Repurposing can be a useful way to bring tools back to use

Somewhat along the same lines as repair is repurposing something. OK, it may have been something past its normal useful life so upcycling or something is modified to do a new task. Here we tend to think of practical, of use, but we are aware that some of our tools have a historical or collectors interest and try and preserve that. Generally, in our shop, collectability isn’t driving price which is more driven by quality and condition.

We see nothing wrong in repurposing, partly we don’t like to see waste, but jobs need to be done. If the pot of paint needs to be mixed and only a screwdriver is available, OK. Just nice if it isn’t a good boxwood handled one, better if its poor quality plastic handled, but …. Of course not just tools but all sorts of things become repurposed in both temporary and permanent fashions.

Drilling holes in wood with a powered drill often is done with flat bits. These cut by scraping, need to turn at reasonably high speed, work well but not always the best. Auger bits for a hand operated brace can be repurposed by modifying them and they work great in an electric drill. The square end is cut off (if the shaft of the bit is round – not all are) and the lead screw threads need to be filed at least partly off so it doesn’t pull into the wood to aggressively.

Auger bit, flat bit and short auger.
Auger bits modified to work in electric drill along with a flat bit.

An expansive bit allows just the right size hole to be drilled by adjusting a cutter. Here someone has replaced the lead screw by brassing on a fixed centring point.

Modified expansive bit
Expansive bit with lead screw replaces with fixed point

The short variety often work in tight spaces such as between floor joists for running wiring or plastic pipe. The auger bits of course work wonderfully in a brace, not so well if decimated by cutting off the square end. They are easy to sharpen, drill quickly.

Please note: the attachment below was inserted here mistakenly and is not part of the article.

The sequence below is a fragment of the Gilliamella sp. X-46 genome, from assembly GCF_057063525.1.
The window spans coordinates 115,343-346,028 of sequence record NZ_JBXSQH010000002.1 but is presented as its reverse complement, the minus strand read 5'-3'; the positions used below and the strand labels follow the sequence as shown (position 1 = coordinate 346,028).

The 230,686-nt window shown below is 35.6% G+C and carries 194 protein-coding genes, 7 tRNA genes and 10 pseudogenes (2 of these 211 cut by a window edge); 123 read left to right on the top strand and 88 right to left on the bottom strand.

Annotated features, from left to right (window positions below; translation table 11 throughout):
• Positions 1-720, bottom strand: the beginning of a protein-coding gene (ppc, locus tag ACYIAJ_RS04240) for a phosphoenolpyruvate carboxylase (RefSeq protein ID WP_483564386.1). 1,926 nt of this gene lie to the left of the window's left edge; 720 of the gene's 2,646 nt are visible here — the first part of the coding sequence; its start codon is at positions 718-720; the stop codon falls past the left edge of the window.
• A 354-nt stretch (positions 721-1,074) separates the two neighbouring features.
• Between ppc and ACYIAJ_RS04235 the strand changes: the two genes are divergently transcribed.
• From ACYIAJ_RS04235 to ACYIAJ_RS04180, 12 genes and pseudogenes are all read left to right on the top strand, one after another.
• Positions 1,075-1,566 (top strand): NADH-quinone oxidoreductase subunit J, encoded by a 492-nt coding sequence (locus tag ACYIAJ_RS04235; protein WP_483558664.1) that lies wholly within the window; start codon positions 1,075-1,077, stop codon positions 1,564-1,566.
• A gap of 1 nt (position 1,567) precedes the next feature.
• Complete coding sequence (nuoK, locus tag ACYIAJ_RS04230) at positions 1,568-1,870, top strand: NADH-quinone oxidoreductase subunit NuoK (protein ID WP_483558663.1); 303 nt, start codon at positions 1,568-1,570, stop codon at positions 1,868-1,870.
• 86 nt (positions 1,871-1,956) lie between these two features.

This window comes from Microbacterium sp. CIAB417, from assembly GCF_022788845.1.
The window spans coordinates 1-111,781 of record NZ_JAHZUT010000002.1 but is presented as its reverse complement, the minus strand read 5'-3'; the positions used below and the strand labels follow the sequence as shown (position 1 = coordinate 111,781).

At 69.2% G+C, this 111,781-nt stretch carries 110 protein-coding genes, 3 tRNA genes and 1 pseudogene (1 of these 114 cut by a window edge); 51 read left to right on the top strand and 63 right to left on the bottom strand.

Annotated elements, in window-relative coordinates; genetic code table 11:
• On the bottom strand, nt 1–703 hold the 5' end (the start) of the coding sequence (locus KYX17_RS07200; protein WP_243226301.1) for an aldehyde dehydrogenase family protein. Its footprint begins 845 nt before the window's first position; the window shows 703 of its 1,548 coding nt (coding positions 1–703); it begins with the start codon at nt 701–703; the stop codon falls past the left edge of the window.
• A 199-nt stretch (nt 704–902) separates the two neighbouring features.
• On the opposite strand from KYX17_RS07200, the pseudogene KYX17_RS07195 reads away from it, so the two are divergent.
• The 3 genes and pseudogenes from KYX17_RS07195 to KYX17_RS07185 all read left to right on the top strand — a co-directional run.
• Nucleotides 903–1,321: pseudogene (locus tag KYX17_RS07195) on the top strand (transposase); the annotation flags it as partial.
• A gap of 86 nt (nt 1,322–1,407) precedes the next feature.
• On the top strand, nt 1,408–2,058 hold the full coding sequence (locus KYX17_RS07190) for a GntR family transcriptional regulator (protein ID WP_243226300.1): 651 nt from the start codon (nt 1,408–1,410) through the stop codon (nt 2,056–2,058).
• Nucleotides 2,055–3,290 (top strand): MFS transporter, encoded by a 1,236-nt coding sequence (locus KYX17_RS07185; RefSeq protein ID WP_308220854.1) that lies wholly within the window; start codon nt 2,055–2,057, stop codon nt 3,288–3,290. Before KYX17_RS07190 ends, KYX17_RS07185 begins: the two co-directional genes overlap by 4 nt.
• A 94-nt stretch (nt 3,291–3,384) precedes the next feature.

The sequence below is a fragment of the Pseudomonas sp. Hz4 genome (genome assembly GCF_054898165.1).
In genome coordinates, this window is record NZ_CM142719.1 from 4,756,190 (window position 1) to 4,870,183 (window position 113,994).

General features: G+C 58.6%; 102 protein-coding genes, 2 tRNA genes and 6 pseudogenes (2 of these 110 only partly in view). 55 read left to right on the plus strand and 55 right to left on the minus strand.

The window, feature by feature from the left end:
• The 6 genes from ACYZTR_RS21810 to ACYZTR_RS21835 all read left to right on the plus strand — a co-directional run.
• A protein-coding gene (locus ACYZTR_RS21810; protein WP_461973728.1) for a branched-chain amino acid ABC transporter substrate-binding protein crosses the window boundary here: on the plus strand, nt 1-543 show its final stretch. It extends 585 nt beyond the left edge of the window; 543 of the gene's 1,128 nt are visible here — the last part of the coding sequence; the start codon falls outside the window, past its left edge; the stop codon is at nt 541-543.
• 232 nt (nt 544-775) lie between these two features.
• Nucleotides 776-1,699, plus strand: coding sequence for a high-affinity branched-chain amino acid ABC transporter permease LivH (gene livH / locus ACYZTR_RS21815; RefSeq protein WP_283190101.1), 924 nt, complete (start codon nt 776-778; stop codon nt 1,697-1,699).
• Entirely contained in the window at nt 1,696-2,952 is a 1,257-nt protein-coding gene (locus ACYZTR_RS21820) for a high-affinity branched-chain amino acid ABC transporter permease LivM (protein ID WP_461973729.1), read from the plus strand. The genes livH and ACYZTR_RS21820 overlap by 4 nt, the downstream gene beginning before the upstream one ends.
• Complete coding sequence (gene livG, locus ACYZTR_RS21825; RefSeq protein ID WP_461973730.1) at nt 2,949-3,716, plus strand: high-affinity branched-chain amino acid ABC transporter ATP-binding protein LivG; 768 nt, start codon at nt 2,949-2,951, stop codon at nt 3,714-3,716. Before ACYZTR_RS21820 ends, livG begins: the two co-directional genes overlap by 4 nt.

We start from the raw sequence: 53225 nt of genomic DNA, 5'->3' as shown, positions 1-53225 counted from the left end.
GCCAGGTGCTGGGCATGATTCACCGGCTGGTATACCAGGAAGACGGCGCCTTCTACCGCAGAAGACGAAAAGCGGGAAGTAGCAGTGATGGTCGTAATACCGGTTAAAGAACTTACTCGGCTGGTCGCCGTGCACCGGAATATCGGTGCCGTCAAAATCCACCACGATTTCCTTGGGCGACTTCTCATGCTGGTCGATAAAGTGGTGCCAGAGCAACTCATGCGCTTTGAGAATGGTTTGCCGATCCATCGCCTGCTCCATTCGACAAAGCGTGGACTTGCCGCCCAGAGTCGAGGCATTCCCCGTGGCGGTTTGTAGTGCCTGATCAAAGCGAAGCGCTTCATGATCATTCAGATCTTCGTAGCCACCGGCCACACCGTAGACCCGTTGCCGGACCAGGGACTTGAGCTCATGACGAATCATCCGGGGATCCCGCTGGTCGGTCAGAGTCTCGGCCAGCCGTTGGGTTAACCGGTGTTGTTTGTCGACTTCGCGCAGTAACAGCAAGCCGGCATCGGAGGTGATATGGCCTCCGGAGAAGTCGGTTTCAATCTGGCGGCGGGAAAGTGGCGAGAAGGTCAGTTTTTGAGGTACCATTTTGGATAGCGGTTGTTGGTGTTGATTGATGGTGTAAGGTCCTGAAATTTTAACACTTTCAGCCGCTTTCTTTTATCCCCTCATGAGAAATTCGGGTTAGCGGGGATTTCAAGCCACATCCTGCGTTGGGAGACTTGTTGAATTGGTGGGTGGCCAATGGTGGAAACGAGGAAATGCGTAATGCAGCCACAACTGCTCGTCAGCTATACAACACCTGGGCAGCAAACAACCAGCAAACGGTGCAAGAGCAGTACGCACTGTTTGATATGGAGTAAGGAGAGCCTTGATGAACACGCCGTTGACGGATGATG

Short auger bit with modified lead screw
Short pattern auger bit with lead screw partly filled down so used in a power drill it doesn’t pull in too aggressively

Small block planes are great to use but sometimes awkward to hold. Here is one that has been modified with a wooden handle as someone found it more convenient or comfortable.

Modified block plane
Block plane with wooden rear handle attached

In the workshop we have jars of mixed nuts and bolts, of wood screws. Dumping them out to sort what’s wanted we have plastic milk cartons with the side cut out. This gives a tidy space to sort and it then acts like a funnel to pour the contents back into the jar. Plastic containers get used in a number of situations as funnels.

Modified milk carton
Plastic 6 pint milk carton opened to uses as sorting tray and funnel for nuts and screws

Woodscrews often are lubricated with soft wax to allow them to go into wood easier. In the shop we had one of those pneumatic containers (capsule pipelines) which used to be used at shop tills for sending currency up to a back office. This was filled with soft wax and could be closed up by turning it for carrying in a toolbox to avoid mess.

Pneumatic container
Pneumatic container as used in a small pneumatic tube transport system filled with wax or fat for lubricating screws

Of course not just tools get repurposed. I have an over-shoulder camera bag, needed a larger pocket on it for paperwork so sewed the front and pockets from a discarded rucksack on providing multiple extra pockets.

Camera bag
Camera bag with added pockets from discarded haversack
Modified camera bag with rucksack
Part of discarded rucksack sewn onto camera bag

Back with the tools lots of things historically end up repurposed. Saws get cut into cabinet scrapers, into stone masons drags. Maybe too often screwdrivers end up stirring paint to be left covered in it. Yogurt pots, bean and tuna tins end as paint pots. Shirts, towels into rags or face masks.